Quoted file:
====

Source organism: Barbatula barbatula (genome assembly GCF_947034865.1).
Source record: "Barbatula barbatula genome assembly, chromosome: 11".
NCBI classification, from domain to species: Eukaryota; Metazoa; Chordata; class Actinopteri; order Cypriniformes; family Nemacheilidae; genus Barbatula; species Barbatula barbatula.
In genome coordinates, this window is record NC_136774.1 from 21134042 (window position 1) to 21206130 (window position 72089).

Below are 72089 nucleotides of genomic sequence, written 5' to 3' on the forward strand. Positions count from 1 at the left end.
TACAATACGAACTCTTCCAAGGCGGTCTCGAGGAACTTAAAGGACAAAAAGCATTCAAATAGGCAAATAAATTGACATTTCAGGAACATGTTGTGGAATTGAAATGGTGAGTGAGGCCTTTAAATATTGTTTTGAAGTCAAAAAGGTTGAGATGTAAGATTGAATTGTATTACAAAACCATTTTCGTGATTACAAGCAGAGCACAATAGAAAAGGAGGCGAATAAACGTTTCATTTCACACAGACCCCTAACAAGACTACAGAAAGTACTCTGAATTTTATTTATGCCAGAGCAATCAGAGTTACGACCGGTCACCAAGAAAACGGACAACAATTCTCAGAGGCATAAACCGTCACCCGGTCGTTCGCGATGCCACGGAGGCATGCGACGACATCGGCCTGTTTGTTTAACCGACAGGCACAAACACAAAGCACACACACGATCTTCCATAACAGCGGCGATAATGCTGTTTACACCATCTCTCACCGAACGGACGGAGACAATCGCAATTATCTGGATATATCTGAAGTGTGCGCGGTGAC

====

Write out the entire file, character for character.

Source organism: Barbatula barbatula (genome assembly GCF_947034865.1).
Source record: "Barbatula barbatula genome assembly, chromosome: 11".
NCBI classification, from domain to species: Eukaryota; Metazoa; Chordata; class Actinopteri; order Cypriniformes; family Nemacheilidae; genus Barbatula; species Barbatula barbatula.
In genome coordinates, this window is record NC_136774.1 from 21134042 (window position 1) to 21206130 (window position 72089).

Below are 72089 nucleotides of genomic sequence, written 5' to 3' on the forward strand. Positions count from 1 at the left end.
TACAATACGAACTCTTCCAAGGCGGTCTCGAGGAACTTAAAGGACAAAAAGCATTCAAATAGGCAAATAAATTGACATTTCAGGAACATGTTGTGGAATTGAAATGGTGAGTGAGGCCTTTAAATATTGTTTTGAAGTCAAAAAGGTTGAGATGTAAGATTGAATTGTATTACAAAACCATTTTCGTGATTACAAGCAGAGCACAATAGAAAAGGAGGCGAATAAACGTTTCATTTCACACAGACCCCTAACAAGACTACAGAAAGTACTCTGAATTTTATTTATGCCAGAGCAATCAGAGTTACGACCGGTCACCAAGAAAACGGACAACAATTCTCAGAGGCATAAACCGTCACCCGGTCGTTCGCGATGCCACGGAGGCATGCGACGACATCGGCCTGTTTGTTTAACCGACAGGCACAAACACAAAGCACACACACGATCTTCCATAACAGCGGCGATAATGCTGTTTACACCATCTCTCACCGAACGGACGGAGACAATCGCAATTATCTGGATATATCTGAAGTGTGCGCGGTGAC